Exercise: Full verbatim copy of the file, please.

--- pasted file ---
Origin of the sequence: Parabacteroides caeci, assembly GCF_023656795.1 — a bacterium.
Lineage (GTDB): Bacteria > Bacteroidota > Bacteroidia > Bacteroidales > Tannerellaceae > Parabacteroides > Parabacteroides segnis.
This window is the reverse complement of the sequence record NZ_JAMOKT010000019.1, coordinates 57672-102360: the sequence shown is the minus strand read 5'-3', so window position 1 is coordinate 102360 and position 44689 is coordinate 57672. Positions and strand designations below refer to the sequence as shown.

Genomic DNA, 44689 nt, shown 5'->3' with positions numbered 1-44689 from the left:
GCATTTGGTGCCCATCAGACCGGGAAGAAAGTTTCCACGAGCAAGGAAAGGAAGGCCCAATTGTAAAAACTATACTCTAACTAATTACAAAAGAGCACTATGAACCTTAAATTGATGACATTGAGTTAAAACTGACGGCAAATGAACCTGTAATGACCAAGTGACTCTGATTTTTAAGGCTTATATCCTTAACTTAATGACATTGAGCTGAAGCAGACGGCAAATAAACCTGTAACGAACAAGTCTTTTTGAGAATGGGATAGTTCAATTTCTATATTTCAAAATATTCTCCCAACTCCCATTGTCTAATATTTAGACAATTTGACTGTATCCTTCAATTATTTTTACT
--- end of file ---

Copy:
Origin of the sequence: Parabacteroides caeci, assembly GCF_023656795.1 — a bacterium.
Lineage (GTDB): Bacteria > Bacteroidota > Bacteroidia > Bacteroidales > Tannerellaceae > Parabacteroides > Parabacteroides segnis.
This window is the reverse complement of the sequence record NZ_JAMOKT010000019.1, coordinates 57672-102360: the sequence shown is the minus strand read 5'-3', so window position 1 is coordinate 102360 and position 44689 is coordinate 57672. Positions and strand designations below refer to the sequence as shown.

Genomic DNA, 44689 nt, shown 5'->3' with positions numbered 1-44689 from the left:
GCATTTGGTGCCCATCAGACCGGGAAGAAAGTTTCCACGAGCAAGGAAAGGAAGGCCCAATTGTAAAAACTATACTCTAACTAATTACAAAAGAGCACTATGAACCTTAAATTGATGACATTGAGTTAAAACTGACGGCAAATGAACCTGTAATGACCAAGTGACTCTGATTTTTAAGGCTTATATCCTTAACTTAATGACATTGAGCTGAAGCAGACGGCAAATAAACCTGTAACGAACAAGTCTTTTTGAGAATGGGATAGTTCAATTTCTATATTTCAAAATATTCTCCCAACTCCCATTGTCTAATATTTAGACAATTTGACTGTATCCTTCAATTATTTTTACT